The furore around the awarding of a contract to a politically connected individual’s company shows that government has not yet accepted its role as custodian of good governance for South Africa Inc—and the extent of public disenchantment with perceived corruption. That this flouting of basic governance principles around conflicts of interest was shown by people in the highest echelons of government in a matter directly related to a severe national crisis was especially worrying, says Advocate Fay Mukaddam, Chartered Director and Technical Advisor at the Institute of Directors in South Africa (IoDSA).
The scandal involves the awarding of a R125 million contract for personal protection equipment to a company owned by Madzikane Diko, the husband of the Presidential Spokesperson, Khusela Diko. The Dikos are close friends of Gauteng Health MEC Bandile Masuku, who is leading the province’s response to COVID-19, and his wife, City of Johannesburg MMC, Loyiso Masuku.
“That this tender for vital personal protective equipment was bid for, and granted, despite a clear conflict of interest is hugely disappointing, and points to a cynical disregard for the most basic rules of governance,” she says. “Leaders cannot take refuge in claims of ignorance or that they did not think things through: the rules are very clear here, and our leaders are expected to follow them. Following proper due diligence processes is critical when awarding tenders, of course, but when these are short-circuited as they were because of the urgency, we have to rely on leaders to do the right thing.”
Vikeshni Vandayar, Executive: Governance and Corporate Services at the IoDSA, says that public servants need to recognise that they have a duty to act in the best interests of SA Inc., and that government’s money derives directly from taxpayers and they thus have a duty to ensure it is managed effectively to the betterment of South Africa Inc and its citizens.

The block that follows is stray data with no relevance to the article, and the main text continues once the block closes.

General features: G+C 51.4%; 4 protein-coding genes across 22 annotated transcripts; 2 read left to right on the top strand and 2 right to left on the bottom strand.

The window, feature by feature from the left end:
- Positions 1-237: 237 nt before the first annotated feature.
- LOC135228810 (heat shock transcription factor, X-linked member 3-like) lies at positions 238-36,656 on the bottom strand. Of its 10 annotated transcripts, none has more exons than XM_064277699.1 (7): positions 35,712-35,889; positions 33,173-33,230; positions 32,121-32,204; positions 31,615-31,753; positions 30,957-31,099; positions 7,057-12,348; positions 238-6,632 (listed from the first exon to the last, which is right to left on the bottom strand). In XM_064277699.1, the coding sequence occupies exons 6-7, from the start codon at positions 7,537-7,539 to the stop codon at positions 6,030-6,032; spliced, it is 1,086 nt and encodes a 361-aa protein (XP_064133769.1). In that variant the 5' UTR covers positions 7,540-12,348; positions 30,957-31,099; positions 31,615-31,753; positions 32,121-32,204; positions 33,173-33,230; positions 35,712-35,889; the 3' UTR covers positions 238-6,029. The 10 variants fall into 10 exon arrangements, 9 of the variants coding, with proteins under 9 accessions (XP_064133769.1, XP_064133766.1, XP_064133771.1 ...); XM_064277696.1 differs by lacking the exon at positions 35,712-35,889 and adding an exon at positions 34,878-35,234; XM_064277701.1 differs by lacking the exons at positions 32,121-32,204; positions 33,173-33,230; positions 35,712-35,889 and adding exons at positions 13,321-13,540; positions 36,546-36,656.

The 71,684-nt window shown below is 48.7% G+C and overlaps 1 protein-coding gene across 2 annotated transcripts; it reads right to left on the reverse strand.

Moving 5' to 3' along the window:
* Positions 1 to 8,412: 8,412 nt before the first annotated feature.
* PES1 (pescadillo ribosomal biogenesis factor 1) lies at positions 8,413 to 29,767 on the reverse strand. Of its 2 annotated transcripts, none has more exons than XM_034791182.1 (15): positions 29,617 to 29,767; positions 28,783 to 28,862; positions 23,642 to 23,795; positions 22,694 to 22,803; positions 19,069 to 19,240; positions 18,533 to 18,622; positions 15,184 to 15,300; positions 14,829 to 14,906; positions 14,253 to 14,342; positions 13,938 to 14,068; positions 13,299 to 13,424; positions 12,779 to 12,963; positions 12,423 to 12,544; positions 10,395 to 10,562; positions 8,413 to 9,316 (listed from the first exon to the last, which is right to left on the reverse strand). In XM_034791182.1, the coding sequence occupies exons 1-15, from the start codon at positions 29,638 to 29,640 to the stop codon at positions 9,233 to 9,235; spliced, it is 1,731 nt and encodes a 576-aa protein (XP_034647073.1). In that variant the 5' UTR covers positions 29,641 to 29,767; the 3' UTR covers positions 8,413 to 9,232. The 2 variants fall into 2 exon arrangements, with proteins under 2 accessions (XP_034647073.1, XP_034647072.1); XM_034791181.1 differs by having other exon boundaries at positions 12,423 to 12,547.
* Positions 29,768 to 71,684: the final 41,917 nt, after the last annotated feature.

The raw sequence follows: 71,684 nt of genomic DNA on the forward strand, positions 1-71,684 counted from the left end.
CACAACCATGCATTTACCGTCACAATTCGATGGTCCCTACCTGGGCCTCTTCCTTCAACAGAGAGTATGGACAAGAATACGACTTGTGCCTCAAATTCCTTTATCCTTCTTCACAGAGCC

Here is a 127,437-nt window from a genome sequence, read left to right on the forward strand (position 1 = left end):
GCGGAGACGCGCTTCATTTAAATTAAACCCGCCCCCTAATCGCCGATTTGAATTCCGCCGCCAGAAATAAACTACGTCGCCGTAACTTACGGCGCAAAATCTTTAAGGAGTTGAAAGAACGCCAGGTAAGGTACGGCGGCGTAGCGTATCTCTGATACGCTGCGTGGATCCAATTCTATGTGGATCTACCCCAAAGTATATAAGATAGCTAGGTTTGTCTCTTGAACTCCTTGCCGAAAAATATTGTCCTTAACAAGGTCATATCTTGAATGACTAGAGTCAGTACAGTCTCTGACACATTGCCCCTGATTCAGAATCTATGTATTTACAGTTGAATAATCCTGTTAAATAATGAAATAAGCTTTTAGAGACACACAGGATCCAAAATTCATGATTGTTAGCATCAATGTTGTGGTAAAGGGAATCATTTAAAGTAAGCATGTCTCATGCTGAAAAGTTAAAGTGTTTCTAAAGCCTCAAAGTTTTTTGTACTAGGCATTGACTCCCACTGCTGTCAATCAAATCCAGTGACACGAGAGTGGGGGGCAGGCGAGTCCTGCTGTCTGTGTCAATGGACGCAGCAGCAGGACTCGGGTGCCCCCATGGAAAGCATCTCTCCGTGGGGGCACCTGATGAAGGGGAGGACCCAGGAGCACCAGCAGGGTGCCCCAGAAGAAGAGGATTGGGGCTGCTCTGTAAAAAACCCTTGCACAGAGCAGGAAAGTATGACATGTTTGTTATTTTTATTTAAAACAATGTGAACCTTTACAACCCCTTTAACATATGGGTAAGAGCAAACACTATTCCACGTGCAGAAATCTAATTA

“One could say that public servants have what amounts to a fiduciary duty to the public when it comes to disbursing public funds. Government is ultimately the custodian of governance for the country as a whole— the improper application of COVID-19 funds is having a direct and calamitous effect on frontline medical staff and their patients,” she says. “If a board does not provide ethical leadership and set the tone, the whole company will suffer; the same is true of the state. An incident like this compounds the socio-economic crisis we are facing, and directly impacts government’s credibility around service delivery.”
Advocate Mukaddam says that while it must be recognised that people have to earn a living, perception was important. One of the trade-offs inherent in good governance is that those with connections to state officials may not enter into business relationships with the state. These conflicts of interest must not only be identified by role players, but they also need to be resolved satisfactorily; it is important, too, that transgressors are seen to be held accountable.
“It’s common cause that corruption has infected the body politic to an unbelievable extent, with grave consequences for the social compact generally, and for service delivery in particular. One can take some heart from the fact that the ANC has forced Ms Diko and both Masukus to take a two-week leave of absence and appear before the party’s Integrity Committee, while the Chair of SCOPA is calling for a criminal trial,” she says. “Swift action will help, but the credibility of the provincial and national government, and particularly their response to the pandemic, has been damaged.
“Poor governance and unethical leadership have consequences.”
MEDIA CONTACT: Stephné du Toit, 084 587 9933, email@example.com, www.atthatpoint.co.za
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